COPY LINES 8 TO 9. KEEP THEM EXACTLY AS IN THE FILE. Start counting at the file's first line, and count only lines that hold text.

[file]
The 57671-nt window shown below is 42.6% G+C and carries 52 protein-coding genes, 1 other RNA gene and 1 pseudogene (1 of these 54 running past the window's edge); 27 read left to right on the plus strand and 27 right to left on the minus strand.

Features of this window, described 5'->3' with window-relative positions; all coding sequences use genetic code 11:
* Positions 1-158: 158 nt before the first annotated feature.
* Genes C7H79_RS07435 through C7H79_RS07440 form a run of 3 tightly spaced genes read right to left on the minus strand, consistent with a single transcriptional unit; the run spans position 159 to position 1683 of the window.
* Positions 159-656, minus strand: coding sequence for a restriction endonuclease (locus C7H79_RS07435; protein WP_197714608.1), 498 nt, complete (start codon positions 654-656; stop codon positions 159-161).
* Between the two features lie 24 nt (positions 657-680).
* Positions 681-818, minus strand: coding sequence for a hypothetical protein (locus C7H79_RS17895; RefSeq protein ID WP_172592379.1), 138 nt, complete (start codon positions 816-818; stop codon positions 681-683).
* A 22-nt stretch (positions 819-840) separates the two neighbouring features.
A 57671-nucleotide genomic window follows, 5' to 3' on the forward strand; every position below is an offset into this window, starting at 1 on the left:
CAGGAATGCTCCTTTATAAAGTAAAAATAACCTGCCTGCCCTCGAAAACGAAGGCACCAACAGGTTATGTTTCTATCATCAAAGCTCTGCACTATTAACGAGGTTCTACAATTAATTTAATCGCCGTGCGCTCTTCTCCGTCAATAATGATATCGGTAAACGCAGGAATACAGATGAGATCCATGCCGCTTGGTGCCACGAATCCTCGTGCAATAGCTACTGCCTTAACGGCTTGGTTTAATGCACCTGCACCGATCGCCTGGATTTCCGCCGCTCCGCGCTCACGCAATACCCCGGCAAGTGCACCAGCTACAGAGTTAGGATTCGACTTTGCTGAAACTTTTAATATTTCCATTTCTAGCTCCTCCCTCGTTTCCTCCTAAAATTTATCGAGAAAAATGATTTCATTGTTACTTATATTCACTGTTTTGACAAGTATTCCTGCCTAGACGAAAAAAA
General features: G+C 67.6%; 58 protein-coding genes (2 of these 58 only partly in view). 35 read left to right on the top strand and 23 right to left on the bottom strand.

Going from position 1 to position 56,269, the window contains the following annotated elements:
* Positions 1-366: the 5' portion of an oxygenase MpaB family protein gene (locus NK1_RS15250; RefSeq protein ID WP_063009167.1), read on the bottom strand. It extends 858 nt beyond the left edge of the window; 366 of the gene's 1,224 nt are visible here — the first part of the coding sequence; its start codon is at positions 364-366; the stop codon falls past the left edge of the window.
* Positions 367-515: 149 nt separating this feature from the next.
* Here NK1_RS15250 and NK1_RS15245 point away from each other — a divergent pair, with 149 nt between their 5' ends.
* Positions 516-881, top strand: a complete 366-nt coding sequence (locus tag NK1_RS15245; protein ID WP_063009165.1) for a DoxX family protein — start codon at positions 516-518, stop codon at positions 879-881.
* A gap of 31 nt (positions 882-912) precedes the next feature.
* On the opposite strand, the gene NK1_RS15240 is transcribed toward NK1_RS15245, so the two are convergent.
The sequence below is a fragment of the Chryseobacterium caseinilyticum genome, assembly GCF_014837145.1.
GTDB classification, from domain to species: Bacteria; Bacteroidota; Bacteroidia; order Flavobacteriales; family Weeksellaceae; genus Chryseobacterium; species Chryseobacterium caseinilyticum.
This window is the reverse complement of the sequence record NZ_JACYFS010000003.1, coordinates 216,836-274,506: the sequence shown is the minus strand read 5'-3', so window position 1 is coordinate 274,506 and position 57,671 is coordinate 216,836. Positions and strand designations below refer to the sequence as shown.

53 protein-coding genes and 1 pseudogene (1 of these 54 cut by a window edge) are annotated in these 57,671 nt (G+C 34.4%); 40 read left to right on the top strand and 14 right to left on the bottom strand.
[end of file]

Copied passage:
* A 22-nt stretch (positions 819-840) separates the two neighbouring features.
A 57671-nucleotide genomic window follows, 5' to 3' on the forward strand; every position below is an offset into this window, starting at 1 on the left: